Going back to the rest of my time in Punta Cana, the beach (called Playa Bibijagua) next to the White Sands Bed and Breakfast turned out to be pretty solid. There was actually free beach chair available for people to use and a certain portion of the water was roped off so that people could swim without the fear of getting run over by a motorboat. I spent a few solid hours bathing in the sun during my last day in Punta Cana. I also explored the downtown village where I found a nice Indian Restaurant where I ate dinner. However, the $20 check cost more than a week of eating dinner at the local comedors. As I was leaving yesterday, I almost got in a second physical altercation with a moto driver. It happened when I went back to Fruisa to catch the bus back to Santo Domingo. I had bought my ticket at the bus station and realized I had about half an hour before the bus left. I had an issue in that I had about $700 DPO ($140 USD) that I would eventually need to change back over to US dollars. However, if I waited until I got to the airport, I would be forced to pay the unfavorable exchange rate. I decided to walk up the street about 600 meters to the money changing place across my first hotel, Hotel 2 Bavaro, and take care of it there. After successfully changing my money out, I was aggressively approached by a moto driver as I walked out. Normally I just ignore them, but I had 10 DPO (.15 cents) in my hand and I offered it to him if he gave me a ride back to the bus terminal. It was an easily walkable distance, but I had my backpack and I needed to catch the bus. Well, it turns out the offer offended him and he kind of pushed my backpack in an aggressive manner. There’s a lot of things that people do to me that I can overlook such as being scammed, not giving me the correct change, and being constantly catcalled. However, the minute someone puts their hands on me, the gloves come off. I turned back and asked if he meant to push me or if it was an accident. When he didn’t answer, I asked again as I walked towards him. The guy around him must have since something was up because he started to get between us. The only thing that stopped me from putting his face into the cement was the fact I already paid for my ticket for a bus that was going to leave in 10 minutes. I walked away and caught my bus.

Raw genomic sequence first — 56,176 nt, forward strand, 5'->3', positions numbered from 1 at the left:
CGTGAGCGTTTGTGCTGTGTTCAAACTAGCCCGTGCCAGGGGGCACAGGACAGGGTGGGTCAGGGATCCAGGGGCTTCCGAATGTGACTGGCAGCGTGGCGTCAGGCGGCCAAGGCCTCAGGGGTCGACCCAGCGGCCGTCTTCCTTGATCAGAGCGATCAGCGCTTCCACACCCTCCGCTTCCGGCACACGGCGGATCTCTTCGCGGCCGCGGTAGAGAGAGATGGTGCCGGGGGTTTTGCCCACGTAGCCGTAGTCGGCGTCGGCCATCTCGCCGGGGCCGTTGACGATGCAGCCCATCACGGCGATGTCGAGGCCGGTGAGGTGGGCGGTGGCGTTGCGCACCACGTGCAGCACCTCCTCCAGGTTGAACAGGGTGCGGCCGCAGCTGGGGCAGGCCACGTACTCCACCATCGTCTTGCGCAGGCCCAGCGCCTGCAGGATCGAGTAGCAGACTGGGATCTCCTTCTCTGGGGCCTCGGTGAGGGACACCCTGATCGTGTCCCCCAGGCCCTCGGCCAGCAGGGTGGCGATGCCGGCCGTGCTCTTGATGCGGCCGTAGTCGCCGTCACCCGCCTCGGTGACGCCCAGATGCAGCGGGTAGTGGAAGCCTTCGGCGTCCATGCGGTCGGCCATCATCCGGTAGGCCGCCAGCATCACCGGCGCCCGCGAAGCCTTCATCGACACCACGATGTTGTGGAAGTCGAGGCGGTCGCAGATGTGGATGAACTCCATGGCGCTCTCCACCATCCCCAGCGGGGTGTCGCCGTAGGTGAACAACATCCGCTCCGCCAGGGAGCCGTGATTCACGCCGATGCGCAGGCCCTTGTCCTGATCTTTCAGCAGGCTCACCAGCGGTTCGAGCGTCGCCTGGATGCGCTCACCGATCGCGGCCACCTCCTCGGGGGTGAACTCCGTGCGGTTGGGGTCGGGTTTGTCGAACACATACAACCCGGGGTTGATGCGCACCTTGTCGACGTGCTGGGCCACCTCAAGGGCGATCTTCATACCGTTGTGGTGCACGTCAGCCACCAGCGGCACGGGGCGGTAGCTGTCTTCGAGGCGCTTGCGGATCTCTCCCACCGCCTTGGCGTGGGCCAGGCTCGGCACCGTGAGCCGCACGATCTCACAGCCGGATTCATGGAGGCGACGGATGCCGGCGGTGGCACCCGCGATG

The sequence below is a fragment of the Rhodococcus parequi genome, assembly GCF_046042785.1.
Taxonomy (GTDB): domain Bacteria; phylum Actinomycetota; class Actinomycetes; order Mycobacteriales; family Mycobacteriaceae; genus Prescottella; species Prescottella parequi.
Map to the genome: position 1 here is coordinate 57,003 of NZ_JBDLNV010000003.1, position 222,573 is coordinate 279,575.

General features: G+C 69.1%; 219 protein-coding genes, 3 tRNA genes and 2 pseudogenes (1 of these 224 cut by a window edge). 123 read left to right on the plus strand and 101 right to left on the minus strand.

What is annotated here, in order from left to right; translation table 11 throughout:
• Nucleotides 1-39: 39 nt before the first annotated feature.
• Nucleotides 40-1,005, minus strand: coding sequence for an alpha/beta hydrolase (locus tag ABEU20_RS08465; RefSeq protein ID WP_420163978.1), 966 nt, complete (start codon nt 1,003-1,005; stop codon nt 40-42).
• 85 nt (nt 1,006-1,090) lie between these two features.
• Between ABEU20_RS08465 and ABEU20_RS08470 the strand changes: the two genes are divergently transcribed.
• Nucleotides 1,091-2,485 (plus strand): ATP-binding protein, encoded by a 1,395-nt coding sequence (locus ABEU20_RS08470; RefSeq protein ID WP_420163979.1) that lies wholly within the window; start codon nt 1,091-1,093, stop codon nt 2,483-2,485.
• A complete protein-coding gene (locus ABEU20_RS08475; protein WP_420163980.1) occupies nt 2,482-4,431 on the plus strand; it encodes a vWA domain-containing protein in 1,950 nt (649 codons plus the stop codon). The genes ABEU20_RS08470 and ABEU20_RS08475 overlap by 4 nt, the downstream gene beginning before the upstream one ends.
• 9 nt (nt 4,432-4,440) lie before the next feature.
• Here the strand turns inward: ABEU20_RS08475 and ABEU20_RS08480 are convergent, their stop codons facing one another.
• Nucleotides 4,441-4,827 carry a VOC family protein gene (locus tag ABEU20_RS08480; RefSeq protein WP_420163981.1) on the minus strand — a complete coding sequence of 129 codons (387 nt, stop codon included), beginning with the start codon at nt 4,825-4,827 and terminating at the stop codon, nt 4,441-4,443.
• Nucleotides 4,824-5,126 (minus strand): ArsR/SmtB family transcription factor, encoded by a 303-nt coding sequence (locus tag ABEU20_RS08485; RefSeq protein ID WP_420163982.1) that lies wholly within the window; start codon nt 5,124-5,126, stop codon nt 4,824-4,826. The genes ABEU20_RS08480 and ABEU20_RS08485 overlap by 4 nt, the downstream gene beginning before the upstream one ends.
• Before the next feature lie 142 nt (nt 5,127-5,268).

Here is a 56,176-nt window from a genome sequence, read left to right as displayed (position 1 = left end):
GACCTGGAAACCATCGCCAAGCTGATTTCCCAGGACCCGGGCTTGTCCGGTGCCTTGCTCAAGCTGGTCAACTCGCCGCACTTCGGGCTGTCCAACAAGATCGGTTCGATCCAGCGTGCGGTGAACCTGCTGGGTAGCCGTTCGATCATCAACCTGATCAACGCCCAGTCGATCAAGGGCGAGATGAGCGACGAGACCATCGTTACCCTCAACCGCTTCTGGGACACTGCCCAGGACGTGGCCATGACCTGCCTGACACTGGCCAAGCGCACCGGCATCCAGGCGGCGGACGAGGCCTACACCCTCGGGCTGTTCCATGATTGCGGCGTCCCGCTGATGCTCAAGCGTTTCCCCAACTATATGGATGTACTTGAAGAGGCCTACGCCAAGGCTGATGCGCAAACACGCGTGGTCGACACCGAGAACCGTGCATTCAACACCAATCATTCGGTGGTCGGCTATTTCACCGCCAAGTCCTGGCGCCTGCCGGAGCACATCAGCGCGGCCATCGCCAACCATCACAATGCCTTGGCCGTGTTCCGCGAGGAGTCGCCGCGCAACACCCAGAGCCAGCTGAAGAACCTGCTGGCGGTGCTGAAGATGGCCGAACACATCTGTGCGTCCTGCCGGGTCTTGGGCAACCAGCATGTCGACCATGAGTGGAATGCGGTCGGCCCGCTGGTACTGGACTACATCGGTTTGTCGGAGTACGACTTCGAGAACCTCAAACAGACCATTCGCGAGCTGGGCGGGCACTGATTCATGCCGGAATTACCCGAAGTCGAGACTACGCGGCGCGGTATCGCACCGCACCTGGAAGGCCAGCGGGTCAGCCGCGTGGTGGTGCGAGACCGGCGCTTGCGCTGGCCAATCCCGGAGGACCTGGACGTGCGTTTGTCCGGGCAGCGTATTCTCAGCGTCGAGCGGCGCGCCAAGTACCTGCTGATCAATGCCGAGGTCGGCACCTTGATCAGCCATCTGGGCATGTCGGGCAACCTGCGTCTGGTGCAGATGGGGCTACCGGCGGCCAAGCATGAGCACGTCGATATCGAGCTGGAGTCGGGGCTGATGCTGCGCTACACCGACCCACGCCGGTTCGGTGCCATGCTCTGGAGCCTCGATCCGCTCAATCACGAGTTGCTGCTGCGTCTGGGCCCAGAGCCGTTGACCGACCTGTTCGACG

Although it was on the exact same bus, this bus ride was a lot more comfortable than my last one. I intentionally sat in an aisle seat and put my bag in the overhead compartment so that, when the bus did eventually fill up, I had plenty of leg room. I arrived back in Santo Domingo about 1 PM and unloaded my stuff at the hotel. Later that afternoon, I walked to the boardwalk where I came upon what looked like a street racing gathering from a Fast and Furious movie. There was music blaring and people were gathered around several cars while were revving their engines. It wasn’t the cars that attracted me to this gathering but actually the food trucks as I was looking for dinner. I ended up settling for a burrito and french fries. I was able to sit at a table that was set right at the edge of the cliff and while the weather wasn’t great, it still provided a decent view of the Santo Domingo Coast. After dinner, I went back to the hotel and settled in for the night. I really don’t plan on doing anything else as far as traveling goes. Today, I will reactivate my Facebook account and officially launch the blog.